Formal ethics committees now operate in hospitals, nursing homes, and hospitals in the United States. These were made legal in California in 1977, and other states soon followed suit. A living will express a person’s wishes for medical treatment if they cannot make their own decisions.
The Supreme Court permitted the use of non-active euthanasia in 1990. The Death with Dignity Act, passed by Oregon voters in 1994, allowed physicians to assist terminal patients who were not expected to live more than six months.
In 1997, the U.S. Supreme Court approved such legislation. And Texas legalized non-active euthanasia in 1999. Terri Schiavo suffered a cardiac arrest in 1990 and spent 15 years in a vegetative state. Then her husband requested to allow her to die. This provoked controversy in Florida and throughout the Americas. Over the past several years, the case involved numerous decisions, appeals, motions, petitions, and court hearings before disconnecting Schiavo’s life support was reached in 2005.
The Florida Legislature, the United States Congress, and President George W. Bush all played a part.
The Death with Dignity Act was approved by 57.91 percent of Washington State voters in 2008. And it became law in 2009.
There are many reasons for and against euthanasia and physician-assisted suicide.
- Arguments for euthanasia
- Freedom of choice. Advocates contend that the patient should have the ability to make their own decision.
- Quality of life. Only the patient really understands how they are feeling. Also, only they know how the physical and emotional suffering of sickness affects their quality of life.
- Dignity. Every person should be able to die with dignity.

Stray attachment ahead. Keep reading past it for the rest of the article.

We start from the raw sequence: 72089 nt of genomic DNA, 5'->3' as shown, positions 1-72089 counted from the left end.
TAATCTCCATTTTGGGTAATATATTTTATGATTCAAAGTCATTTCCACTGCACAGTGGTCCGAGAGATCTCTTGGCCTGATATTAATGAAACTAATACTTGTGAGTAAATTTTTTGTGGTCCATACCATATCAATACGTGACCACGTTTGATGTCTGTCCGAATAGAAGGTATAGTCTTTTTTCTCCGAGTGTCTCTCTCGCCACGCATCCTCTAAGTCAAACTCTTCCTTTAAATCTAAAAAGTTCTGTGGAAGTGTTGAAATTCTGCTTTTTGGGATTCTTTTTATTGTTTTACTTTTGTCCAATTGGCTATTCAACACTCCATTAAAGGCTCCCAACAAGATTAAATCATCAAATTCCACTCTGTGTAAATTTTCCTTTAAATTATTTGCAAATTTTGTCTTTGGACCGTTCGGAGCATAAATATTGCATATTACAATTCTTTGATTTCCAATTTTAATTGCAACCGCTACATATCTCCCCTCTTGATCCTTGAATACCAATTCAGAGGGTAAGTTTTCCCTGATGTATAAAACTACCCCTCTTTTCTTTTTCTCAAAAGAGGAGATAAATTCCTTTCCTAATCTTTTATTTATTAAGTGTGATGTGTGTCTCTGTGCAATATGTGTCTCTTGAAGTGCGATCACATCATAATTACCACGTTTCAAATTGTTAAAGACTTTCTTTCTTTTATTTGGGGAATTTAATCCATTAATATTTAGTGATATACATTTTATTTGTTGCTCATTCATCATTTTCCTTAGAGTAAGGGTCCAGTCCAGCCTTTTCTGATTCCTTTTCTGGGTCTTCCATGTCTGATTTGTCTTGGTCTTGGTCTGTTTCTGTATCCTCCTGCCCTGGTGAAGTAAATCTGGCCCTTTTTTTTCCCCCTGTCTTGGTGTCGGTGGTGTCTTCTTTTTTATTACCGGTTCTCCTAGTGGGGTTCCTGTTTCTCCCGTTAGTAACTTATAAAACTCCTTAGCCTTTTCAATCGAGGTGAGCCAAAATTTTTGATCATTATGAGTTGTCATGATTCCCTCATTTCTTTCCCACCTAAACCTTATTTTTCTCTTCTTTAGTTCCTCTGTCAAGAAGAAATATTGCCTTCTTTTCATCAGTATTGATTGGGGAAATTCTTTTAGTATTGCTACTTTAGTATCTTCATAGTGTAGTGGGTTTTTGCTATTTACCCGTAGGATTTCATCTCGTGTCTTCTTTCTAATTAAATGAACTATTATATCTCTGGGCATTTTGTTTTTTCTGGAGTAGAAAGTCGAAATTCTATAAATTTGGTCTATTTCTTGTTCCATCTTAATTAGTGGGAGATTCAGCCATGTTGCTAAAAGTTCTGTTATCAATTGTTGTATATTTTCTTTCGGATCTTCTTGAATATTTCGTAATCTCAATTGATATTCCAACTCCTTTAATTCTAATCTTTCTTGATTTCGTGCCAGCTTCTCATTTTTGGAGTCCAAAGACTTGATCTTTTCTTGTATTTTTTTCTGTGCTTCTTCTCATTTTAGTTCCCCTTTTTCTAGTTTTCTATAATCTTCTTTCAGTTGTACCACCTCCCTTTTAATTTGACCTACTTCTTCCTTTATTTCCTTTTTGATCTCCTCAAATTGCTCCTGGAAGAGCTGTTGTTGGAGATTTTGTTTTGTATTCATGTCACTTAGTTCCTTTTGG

- Witnesses. Many people who see others die slowly believe that we should legalize assisted death.
- Resources. It makes more sense to devote highly skilled personnel, supplies, hospital beds, and medications to life-saving care for those who want to survive rather than those who don’t.
- Humane. Allowing a person suffering from intractable suffering to choose to end their suffering is more humane.
- Loved ones. It can help to alleviate loved ones’ grief and suffering.
We already do it. We see putting a beloved pet to sleep as an act of kindness if it is suffering inevitably. Why should we deny humans this kindness?
- Arguments against euthanasia
- The doctor’s role. Doctors may unwill to compromise their professional positions, especially in light of the Hippocratic Oath.
- Moral and religious arguments. Several religions consider euthanasia a form of murder and, therefore, morally unacceptable. Suicide is “illegal” in some religions. There is a moral claim that euthanasia would weaken society’s respect for the sanctity of life.
- Guilt. Patients may feel pressure to give consent because they think they are a burden on resources. They may believe that their family is under too much financial, emotional, and mental stress. And if the government pays for treatment, there’s a chance that hospital staff may financially have the motivation to encourage euthanasia consent.
- Mental illness. A person suffering from depression is more likely to request assisted suicide. This makes the decision more difficult.
- Slippery slope. There’s a chance that physician-assisted suicide will start with terminally ill patients who want to die because they’re suffering too much. But then it may begin to include others.
- Possible recovery. Occasionally, against all odds, a patient recovers. The diagnosis may be wrong.
- Palliative care. Good palliative care reduces the need for euthanasia.
- Regulation. We can not properly monitor euthanasia.
The Bottom Line
In countries where euthanasia or assisted suicide are legal, they account for between 0.3 and 4.6 percent of all deaths. And cancer is responsible for more than 70% of all deaths. Per year, less than 1% of physicians in Oregon and Washington write prescriptions to help suicide.